Originally posted by gellfex
                          This mill has 2 spindle motors, a H & V? Hmm,
                          Yup. Check out this thread on Pirate, and you can see the horizontal motor to the right of the horiz arbor.

                          Originally posted by gellfex
                          If you went VFD you'd either need a switchover box or 2 units. I wonder if you can failsafe a switchover by using a 4 pole switch with the 4th on an E-STOP circuit, so any monkeying with the switch while the unit is running will kill the VFD (to keep it from being actually killed)
                          Or something simpler - can wire the VFD to a receptical (like a 6-50R, only one for 3ph) and connect an "extension cord" to each motor? And whichever one I want to use, I'd plug in? REAL bootyfab, but it'll work.

                          Andy
                          Last edited by murph64; 07-22-2008, 10:49 PM.

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                          • #14
                            Go to Practical Machinist and look under the transformer, phase converter, vfd section, probably one of the most informative sites for this on the net and lots of knowledgable guys willing to help, drawings to build your own.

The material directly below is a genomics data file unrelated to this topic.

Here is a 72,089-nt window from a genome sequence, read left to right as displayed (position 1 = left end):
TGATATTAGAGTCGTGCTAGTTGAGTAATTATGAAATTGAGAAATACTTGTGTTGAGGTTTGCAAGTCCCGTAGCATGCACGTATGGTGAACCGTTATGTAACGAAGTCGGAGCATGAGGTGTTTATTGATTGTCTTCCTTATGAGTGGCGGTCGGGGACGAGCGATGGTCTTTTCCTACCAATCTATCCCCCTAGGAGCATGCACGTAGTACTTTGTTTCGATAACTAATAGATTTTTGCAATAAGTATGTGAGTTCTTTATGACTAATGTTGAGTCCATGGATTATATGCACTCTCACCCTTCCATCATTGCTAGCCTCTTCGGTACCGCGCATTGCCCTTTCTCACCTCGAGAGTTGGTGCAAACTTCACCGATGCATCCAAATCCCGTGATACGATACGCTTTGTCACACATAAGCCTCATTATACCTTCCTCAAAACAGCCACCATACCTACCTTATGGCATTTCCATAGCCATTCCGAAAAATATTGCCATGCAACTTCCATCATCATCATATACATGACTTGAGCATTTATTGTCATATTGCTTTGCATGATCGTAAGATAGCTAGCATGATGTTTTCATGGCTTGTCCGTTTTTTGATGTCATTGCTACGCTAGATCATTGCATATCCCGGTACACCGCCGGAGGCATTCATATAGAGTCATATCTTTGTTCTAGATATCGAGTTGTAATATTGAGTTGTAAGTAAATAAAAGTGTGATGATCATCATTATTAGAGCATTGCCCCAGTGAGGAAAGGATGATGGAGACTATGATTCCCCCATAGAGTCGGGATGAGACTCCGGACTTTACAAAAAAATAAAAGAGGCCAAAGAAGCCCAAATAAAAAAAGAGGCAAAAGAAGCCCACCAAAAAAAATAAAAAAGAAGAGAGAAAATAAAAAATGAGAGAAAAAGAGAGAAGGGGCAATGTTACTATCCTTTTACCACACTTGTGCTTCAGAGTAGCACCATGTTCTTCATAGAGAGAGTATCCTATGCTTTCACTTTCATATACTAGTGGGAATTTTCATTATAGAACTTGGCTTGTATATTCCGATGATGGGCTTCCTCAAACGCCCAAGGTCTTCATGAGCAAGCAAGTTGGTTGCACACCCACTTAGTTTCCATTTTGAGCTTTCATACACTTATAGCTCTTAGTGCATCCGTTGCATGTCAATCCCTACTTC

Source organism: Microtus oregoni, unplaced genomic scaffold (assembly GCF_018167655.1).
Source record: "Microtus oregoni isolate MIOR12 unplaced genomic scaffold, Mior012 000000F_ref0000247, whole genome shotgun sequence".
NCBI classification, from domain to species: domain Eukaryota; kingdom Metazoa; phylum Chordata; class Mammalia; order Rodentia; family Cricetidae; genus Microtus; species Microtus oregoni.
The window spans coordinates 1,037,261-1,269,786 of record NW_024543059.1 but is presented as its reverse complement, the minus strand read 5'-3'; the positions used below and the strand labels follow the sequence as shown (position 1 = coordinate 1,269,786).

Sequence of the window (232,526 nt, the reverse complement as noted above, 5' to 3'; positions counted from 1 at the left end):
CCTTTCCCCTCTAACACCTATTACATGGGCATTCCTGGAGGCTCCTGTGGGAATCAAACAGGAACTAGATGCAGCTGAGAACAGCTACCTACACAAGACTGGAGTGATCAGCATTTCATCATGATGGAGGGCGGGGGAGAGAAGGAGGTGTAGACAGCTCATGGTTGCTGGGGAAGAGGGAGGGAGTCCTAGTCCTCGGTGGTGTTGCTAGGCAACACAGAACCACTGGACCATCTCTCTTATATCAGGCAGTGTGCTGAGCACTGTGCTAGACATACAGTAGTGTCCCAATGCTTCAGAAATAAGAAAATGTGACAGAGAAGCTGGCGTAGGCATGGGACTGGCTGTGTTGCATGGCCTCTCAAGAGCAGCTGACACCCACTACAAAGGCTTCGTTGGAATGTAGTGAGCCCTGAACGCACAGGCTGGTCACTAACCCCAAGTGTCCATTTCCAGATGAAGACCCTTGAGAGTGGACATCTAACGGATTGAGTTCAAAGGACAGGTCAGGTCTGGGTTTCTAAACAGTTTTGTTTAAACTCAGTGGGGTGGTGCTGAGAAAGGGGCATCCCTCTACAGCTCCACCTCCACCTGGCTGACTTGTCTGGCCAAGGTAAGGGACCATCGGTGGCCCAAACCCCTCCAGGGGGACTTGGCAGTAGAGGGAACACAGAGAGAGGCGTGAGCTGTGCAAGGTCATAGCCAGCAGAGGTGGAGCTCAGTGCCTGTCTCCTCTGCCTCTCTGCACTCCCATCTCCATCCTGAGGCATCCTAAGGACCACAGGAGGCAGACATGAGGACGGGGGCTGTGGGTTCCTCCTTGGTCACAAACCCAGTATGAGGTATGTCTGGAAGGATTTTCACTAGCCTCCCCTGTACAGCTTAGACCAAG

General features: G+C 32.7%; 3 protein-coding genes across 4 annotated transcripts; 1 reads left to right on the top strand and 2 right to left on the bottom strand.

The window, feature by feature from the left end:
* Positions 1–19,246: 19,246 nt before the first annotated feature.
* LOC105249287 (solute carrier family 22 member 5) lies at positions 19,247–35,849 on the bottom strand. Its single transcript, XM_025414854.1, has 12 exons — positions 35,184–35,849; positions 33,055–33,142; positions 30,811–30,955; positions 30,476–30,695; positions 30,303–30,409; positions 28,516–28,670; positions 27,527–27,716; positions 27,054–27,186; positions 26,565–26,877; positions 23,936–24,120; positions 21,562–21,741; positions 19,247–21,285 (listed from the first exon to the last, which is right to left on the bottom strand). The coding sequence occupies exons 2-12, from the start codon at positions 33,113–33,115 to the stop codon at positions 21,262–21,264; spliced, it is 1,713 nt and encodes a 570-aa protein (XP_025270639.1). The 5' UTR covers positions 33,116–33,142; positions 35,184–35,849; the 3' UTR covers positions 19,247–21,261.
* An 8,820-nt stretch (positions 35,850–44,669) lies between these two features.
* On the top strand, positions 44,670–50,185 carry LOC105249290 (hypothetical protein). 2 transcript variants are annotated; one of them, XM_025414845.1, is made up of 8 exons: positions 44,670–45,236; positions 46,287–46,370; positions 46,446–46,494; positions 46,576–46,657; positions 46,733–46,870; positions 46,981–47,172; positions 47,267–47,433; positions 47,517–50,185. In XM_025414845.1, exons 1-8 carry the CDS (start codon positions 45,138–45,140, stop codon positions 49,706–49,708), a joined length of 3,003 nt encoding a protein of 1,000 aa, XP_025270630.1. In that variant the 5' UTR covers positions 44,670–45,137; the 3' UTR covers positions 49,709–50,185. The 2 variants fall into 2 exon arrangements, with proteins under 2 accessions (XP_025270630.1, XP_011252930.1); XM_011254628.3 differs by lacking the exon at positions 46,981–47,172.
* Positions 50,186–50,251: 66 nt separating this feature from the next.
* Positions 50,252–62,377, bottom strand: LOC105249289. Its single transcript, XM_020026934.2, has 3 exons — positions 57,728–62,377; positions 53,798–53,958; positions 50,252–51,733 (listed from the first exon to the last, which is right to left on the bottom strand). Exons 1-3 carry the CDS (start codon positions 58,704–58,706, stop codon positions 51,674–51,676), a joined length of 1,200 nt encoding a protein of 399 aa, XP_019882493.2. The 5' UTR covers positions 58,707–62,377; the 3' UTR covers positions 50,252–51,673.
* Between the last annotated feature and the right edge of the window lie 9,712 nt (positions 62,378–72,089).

Opportunity knocks once, temptation leans on the doorbell.....

                            Comment


                            • #15
                              Originally posted by hardtail
                              ...lots of knowledgable guys willing to help...

                              Now that is kind of a stretch, don't you think?

                              This won't mean much to most of you, but it will to the OP:

                              I found the practical machinist board to be the Pirate4x4 of the machining world. I won't even go over there anymore after I found this place...

                              There is lots of info on building RPC's on line. I got all of my stuff surplus except the caps. I bought all of the caps at a local motor rewind shop, the owner was nice enough to let me root through his supplies until I found what values I needed. I got my basic design from a wood working web site, it came complete with some rough calculations to get you close on capacitance values. It worked out very well. If you like I can try and find the web site for you.

                              Later,
                              Jason